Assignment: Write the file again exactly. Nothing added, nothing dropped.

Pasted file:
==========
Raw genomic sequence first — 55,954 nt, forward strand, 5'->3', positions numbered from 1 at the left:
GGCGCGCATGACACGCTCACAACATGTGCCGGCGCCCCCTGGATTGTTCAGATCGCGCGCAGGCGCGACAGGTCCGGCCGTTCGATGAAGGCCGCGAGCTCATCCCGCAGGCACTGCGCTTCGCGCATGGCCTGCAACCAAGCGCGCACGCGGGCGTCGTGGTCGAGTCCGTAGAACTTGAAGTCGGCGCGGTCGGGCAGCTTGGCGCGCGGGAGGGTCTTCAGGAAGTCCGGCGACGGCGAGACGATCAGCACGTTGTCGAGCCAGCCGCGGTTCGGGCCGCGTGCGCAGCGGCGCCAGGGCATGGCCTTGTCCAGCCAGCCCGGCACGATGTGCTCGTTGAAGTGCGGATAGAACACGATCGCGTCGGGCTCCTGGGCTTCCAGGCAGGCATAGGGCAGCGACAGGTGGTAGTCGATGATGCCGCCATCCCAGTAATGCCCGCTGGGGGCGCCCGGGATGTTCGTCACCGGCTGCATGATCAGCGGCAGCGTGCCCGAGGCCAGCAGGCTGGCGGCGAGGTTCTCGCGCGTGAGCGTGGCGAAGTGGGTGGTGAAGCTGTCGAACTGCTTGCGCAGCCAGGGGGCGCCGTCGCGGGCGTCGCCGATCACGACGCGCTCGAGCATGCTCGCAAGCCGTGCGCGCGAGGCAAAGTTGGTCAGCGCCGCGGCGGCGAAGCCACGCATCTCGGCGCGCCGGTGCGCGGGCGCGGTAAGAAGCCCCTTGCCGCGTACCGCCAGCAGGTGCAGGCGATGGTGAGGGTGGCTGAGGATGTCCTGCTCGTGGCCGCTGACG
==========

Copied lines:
Raw genomic sequence first — 55,954 nt, forward strand, 5'->3', positions numbered from 1 at the left:
GGCGCGCATGACACGCTCACAACATGTGCCGGCGCCCCCTGGATTGTTCAGATCGCGCGCAGGCGCGACAGGTCCGGCCGTTCGATGAAGGCCGCGAGCTCATCCCGCAGGCACTGCGCTTCGCGCATGGCCTGCAACCAAGCGCGCACGCGGGCGTCGTGGTCGAGTCCGTAGAACTTGAAGTCGGCGCGGTCGGGCAGCTTGGCGCGCGGGAGGGTCTTCAGGAAGTCCGGCGACGGCGAGACGATCAGCACGTTGTCGAGCCAGCCGCGGTTCGGGCCGCGTGCGCAGCGGCGCCAGGGCATGGCCTTGTCCAGCCAGCCCGGCACGATGTGCTCGTTGAAGTGCGGATAGAACACGATCGCGTCGGGCTCCTGGGCTTCCAGGCAGGCATAGGGCAGCGACAGGTGGTAGTCGATGATGCCGCCATCCCAGTAATGCCCGCTGGGGGCGCCCGGGATGTTCGTCACCGGCTGCATGATCAGCGGCAGCGTGCCCGAGGCCAGCAGGCTGGCGGCGAGGTTCTCGCGCGTGAGCGTGGCGAAGTGGGTGGTGAAGCTGTCGAACTGCTTGCGCAGCCAGGGGGCGCCGTCGCGGGCGTCGCCGATCACGACGCGCTCGAGCATGCTCGCAAGCCGTGCGCGCGAGGCAAAGTTGGTCAGCGCCGCGGCGGCGAAGCCACGCATCTCGGCGCGCCGGTGCGCGGGCGCGGTAAGAAGCCCCTTGCCGCGTACCGCCAGCAGGTGCAGGCGATGGTGAGGGTGGCTGAGGATGTCCTGCTCGTGGCCGCTGACG